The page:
» Enjoy our Liturgical Seasons series of e-books!
Old Calendar: Sixth Sunday after Pentecost
"A sower went out to sow. And as he sowed, some seed fell on the path, and birds came and ate it up. Some fell on rocky ground, where it had little soil. It sprang up at once because the soil was not deep, and when the sun rose it was scorched, and it withered for lack of roots. Some seed fell among thorns, and the thorns grew up and choked it. But some seed fell on rich soil and produced fruit, a hundred- or sixty- or thirty-fold. Whoever has ears ought to hear" (Matt 13:3-9).
The feast of Our Lady of Mt. Carmel
, which is ordinarily celebrated today, is superseded by the Sunday liturgy.Click here for commentary on the readings in the Extraordinary Form of the Roman Rite.
The first reading is taken from the Book of the Prophet Isaiah 55:10-11. The word of God which came to the Chosen People through the prophets, and the divinely inspired writers, came out of God's loving interest in His people. He wanted to prepare them for the inheritance, the real "promised land," that, when the messianic age (the "fullness of time") came, would be theirs, provided their lives on earth were lived as they should be. — The Sunday Readings by Fr. Kevin O'Sullivan, O.F.M.
The second reading
is from the Letter of St. Paul to the Romans 8:18-23 and is about present suffering and the glory of God. Suffering is an essential part of the Christian life and one who truly believes will have his or her share of hardships and trials. Yet, these are not ends in themselves, as there is hope that they will terminate with the full revelation of the glory of God. The theme and message of St. Paul is not to lose hope in the Lord into whose risen life we have been initiated by Baptism. — A Celebrants Guide to the New Sacramentary - A Cycle
by Kevin W. Irwin
is from St. Matthew 13:1-23. Christ's description of His audience, that day in Galilee, is unfortunately as true today as it was then. His message of salvation has been preached to a great part of the world's population, but the proportion of those who accept it and live up to it, is about the same today as it was then. There are millions of men and women today, in what was once Christian Europe, who are like the seed sown on the unplowed path. They refuse to accept the message, they have no thought for their future, they are content to end in the grave after their few years of misery and hardship on this planet.
There are others who see the truth and the consolation of the Christian gospel, but when it comes to making sacrifices for it, they give up. The message did not sink into their hearts and minds. They are like the seed which fell on rocky ground because the faith had no deep roots in their lives. Others again, and they are legion, are like the seed that fell among the briars and thorns. They accepted the faith and it took root in them, but later on, "the cares of the world and the delight in riches chokes the word and it proves unfruitful,"—these are our Lord's own words.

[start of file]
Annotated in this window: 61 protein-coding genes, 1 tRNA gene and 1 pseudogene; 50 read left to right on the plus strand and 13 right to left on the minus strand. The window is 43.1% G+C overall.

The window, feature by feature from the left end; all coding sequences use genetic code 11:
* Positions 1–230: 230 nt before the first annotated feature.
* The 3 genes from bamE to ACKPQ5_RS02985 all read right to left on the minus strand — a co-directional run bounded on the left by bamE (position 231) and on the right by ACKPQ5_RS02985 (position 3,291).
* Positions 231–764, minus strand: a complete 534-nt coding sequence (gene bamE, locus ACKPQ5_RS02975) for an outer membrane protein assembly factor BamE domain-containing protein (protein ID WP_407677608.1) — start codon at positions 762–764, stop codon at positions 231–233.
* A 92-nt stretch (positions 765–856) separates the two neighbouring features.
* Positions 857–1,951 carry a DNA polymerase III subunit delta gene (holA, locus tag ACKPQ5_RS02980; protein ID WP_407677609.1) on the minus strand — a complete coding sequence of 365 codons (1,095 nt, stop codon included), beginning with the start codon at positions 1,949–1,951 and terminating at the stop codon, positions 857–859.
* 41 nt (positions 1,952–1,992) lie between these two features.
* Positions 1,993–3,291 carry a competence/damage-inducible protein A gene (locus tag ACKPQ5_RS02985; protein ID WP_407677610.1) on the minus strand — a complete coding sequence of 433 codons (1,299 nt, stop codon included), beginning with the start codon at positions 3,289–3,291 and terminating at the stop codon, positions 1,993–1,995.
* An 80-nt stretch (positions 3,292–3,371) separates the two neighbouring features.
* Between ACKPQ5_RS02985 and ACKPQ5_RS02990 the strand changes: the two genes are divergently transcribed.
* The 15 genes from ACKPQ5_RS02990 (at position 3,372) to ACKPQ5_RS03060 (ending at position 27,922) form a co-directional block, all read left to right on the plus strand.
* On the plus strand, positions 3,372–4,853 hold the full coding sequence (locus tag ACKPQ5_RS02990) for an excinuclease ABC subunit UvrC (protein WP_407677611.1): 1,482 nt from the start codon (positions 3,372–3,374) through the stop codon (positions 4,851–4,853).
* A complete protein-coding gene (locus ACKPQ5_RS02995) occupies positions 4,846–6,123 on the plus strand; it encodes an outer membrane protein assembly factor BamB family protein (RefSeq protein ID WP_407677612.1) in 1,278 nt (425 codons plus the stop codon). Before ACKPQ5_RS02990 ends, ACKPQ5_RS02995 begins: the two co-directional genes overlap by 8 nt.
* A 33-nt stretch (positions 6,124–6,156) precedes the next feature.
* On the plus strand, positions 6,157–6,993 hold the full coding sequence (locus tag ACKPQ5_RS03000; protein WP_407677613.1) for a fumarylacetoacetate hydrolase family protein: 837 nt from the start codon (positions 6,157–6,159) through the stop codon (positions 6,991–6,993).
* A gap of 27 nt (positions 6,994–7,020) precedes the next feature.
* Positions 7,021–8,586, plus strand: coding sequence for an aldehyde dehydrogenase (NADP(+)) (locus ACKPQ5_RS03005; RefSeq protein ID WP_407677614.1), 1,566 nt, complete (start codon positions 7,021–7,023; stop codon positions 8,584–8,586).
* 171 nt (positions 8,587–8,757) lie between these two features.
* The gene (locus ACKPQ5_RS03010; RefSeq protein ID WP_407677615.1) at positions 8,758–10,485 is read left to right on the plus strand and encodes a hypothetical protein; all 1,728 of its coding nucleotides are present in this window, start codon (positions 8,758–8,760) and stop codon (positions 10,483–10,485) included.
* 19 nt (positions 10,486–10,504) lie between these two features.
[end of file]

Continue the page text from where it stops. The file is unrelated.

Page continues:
The last class of Christians, are like the seed sown on good soil. They not only accept Christ and his teaching, but they live up to it, and, come what may, they are faithful to it. These will produce fruit and will earn for themselves eternal happiness.
Each one of us can look into his own conscience today and discover to which class he or she belongs. Are some of us perhaps, like the seed that fell on the rocky ground? While Christianity makes no very difficult demand we are all for it, but when it demands mortification, the curbing of passion, real sacrifices for our neighbor, do we forget our Christian calling then and ignore its precepts? And how does our type of Christianity stand up to the temptations of the world—the desire to get all the enjoyment we can out of this life, licit or illicit, breaking God's commandments weekly or maybe daily? Are we chasing after wealth and power, using all our energies to rise in the world to be above our neighbor by fair or foul means? If the above are our aims in life, our Christianity has been or is being choked out of us.
There are millions of saints in heaven today, enjoying eternal happiness, who had some, if not all, of our present failings. We, too, can be with them one day, provided we do what they did. They repented sincerely and remained God's close friends, until he called them to himself. May the merciful God give us the grace to imitate them while we yet have time.
Excerpted from The Sunday Readings
by Fr. Kevin O'Sullivan, O.F.M.
Commentary for the Readings in the Extraordinary Form:
Sixth Sunday after Pentecost
"Taking the seven loaves. He gave thanks, broke them and gave them to His disciples to distribute; and they set them before the crowd. . .(about four thousand). . .And they ate and were satisfied" (Gospel).
"I have compassion on the crowd." Some of us may "have (had to) come from a distance" in our wanderings from God. But this sentiment of His Heart, so Divine, so human, inspires our plea to "save" us from eternal hunger in "the pit" of hell (Introit).
At Baptism we were reborn to a new life, to be "dead to sin, but alive to God" (Epistle). Daily with Christ we must die to sin and evil. Daily with Him we must rise to God and good works. Daily we would "faint on the way," famished with hunger, crying out: "How will anyone be able to satisfy (us in (the) desert" of life(Gospel)?
At the altar of sacrifice God will not allow the hopes of anyone to be "in vain"
(Secret). Only at the altar will our instinctive hunger for God be really "filled" (Postcommunion).
Excerpted from My Sunday Missal
, Confraternity of the Precious Blood